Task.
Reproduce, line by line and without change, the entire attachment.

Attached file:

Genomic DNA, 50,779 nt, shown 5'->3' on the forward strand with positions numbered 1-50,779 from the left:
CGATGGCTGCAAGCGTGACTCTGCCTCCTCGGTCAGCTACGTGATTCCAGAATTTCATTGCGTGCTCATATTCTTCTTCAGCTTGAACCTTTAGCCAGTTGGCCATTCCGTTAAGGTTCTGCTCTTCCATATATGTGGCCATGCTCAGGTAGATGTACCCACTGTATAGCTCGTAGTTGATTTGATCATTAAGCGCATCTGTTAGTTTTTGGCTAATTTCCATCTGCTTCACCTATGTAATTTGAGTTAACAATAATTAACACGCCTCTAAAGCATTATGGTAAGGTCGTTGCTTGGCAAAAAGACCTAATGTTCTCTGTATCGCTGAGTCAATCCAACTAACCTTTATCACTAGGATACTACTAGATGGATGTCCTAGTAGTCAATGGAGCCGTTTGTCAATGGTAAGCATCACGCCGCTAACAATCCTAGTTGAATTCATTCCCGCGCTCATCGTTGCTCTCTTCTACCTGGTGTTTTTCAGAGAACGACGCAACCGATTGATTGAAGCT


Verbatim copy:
Genomic DNA, 50,779 nt, shown 5'->3' on the forward strand with positions numbered 1-50,779 from the left:
CGATGGCTGCAAGCGTGACTCTGCCTCCTCGGTCAGCTACGTGATTCCAGAATTTCATTGCGTGCTCATATTCTTCTTCAGCTTGAACCTTTAGCCAGTTGGCCATTCCGTTAAGGTTCTGCTCTTCCATATATGTGGCCATGCTCAGGTAGATGTACCCACTGTATAGCTCGTAGTTGATTTGATCATTAAGCGCATCTGTTAGTTTTTGGCTAATTTCCATCTGCTTCACCTATGTAATTTGAGTTAACAATAATTAACACGCCTCTAAAGCATTATGGTAAGGTCGTTGCTTGGCAAAAAGACCTAATGTTCTCTGTATCGCTGAGTCAATCCAACTAACCTTTATCACTAGGATACTACTAGATGGATGTCCTAGTAGTCAATGGAGCCGTTTGTCAATGGTAAGCATCACGCCGCTAACAATCCTAGTTGAATTCATTCCCGCGCTCATCGTTGCTCTCTTCTACCTGGTGTTTTTCAGAGAACGACGCAACCGATTGATTGAAGCT